Jubilee: The moment from the balcony tells the story of the British monarchy over the years

Jubilee: The moment from the balcony tells the story of the British monarchy over the years

LONDON (AP) — As a 9-year-old girl, Princess Elizabeth appeared with her family on the balcony of Buckingham Palace to mark her grandfather George V’s Silver Jubilee, an excited smile on her face as as she gazed at the crowd below.

Well over a century later, the former princess – now 96-year-old Queen Elizabeth II – is set to take to the same balcony this week to smile and wave at millions celebrating her 70 years on the throne .

The balcony appearance is the centerpiece of nearly every royal celebration in Britain, a chance for the public to catch a glimpse of the family gathered for a big photo to mark weddings, coronations and jubilees. Every June, the extended Royal Family don their finest uniforms, hats and dresses and gather to mark the Queen’s birthday, celebrated with an extravagant military parade known as Trooping the Color and ending on the balcony just after the passage of the Royal Air Force.

Balcony images across the decades chronicle the changing faces of the monarchy and offer snapshots of many milestones in Elizabeth’s life. As a young woman, the Princess donned her military uniform and stood alongside Winston Churchill to celebrate the end of the Second World War in 1945.

Eight years later, she wore the Imperial State Crown and royal robes to greet a sea of ​​ecstatic subjects after her own coronation.

This Thursday, the family’s appearance on the Platinum Jubilee Balcony will be notable for those who will be absent. Palace officials announced earlier this month that “after careful consideration”, the Queen has decided that only working members of the Royal Family and their children will meet on the balcony.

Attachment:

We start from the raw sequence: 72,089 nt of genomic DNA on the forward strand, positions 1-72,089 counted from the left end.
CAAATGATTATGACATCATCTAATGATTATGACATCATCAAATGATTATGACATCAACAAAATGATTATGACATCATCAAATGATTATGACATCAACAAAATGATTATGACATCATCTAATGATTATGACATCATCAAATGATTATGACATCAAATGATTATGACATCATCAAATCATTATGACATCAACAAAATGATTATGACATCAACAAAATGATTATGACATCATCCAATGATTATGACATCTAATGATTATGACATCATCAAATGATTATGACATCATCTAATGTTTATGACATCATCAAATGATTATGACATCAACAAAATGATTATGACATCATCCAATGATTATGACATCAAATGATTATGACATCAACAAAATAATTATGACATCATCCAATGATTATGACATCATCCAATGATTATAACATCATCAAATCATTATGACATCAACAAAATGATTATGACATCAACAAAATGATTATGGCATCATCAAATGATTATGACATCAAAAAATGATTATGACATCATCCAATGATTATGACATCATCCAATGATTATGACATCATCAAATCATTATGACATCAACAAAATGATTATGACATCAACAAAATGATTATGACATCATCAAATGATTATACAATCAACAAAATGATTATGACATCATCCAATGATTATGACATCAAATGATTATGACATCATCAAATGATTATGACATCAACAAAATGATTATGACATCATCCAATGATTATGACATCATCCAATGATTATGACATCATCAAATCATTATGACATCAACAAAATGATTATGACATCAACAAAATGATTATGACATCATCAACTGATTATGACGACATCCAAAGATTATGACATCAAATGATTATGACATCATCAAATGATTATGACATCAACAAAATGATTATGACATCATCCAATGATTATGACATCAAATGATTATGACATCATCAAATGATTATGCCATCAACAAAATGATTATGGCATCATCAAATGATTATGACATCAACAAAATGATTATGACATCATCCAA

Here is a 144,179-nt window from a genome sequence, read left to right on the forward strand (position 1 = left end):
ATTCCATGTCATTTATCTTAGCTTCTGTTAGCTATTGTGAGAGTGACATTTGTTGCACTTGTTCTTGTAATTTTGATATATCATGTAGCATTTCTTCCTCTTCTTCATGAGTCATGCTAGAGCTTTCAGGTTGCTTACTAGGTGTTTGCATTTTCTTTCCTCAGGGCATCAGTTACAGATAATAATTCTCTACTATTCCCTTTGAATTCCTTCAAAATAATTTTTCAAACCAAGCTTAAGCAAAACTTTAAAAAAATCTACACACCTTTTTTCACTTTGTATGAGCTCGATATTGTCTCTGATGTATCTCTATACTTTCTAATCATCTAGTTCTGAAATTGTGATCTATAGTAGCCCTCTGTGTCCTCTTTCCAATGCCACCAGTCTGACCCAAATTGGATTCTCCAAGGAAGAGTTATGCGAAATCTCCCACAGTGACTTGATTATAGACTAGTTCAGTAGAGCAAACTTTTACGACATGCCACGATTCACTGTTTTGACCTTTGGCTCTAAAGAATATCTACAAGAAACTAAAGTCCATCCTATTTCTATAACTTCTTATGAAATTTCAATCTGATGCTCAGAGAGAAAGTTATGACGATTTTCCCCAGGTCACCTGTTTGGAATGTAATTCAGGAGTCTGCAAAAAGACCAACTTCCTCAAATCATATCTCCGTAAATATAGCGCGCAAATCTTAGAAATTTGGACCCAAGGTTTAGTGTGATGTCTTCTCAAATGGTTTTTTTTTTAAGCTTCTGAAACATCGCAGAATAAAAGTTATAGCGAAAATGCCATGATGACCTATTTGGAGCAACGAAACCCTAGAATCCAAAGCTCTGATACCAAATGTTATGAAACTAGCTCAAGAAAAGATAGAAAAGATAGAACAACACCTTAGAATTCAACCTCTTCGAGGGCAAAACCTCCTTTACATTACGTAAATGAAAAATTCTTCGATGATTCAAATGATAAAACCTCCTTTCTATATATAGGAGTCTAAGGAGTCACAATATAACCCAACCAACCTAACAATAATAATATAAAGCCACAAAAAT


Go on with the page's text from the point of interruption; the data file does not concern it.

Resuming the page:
This means Prince Harry and his wife Meghan, who stepped away from frontline royal duties and moved to California in 2020, and their young children will be left out. So will Prince Andrew, who has been dishonored by a sex scandal and his ties to late sex offender Jeffrey Epstein.

“I think the decision to have only working royals on the balcony was very smart because it avoids any awkward situations,” said Emily Nash, royal editor at HELLO! magazine.

“People are watching the family dynamics to see if there are any tensions, and there would be a huge uproar, I think, if we saw Prince Andrew on the balcony. So that solves all of those issues in one fell swoop” , Nash added. “But the Palace has made it clear that Harry and Meghan remain much loved members of the family and will be here.”

Harry and Meghan, known as the Duke and Duchess of Sussex, said they would be flying to the UK with their two young children and were looking forward to joining the long weekend of festivities. The trip will be the family’s first visit to Harry’s home country, and any appearances they make at Jubilee events – including a service at St Paul’s Cathedral and a possible second Balcony Gathering on Sunday – will be closely monitored.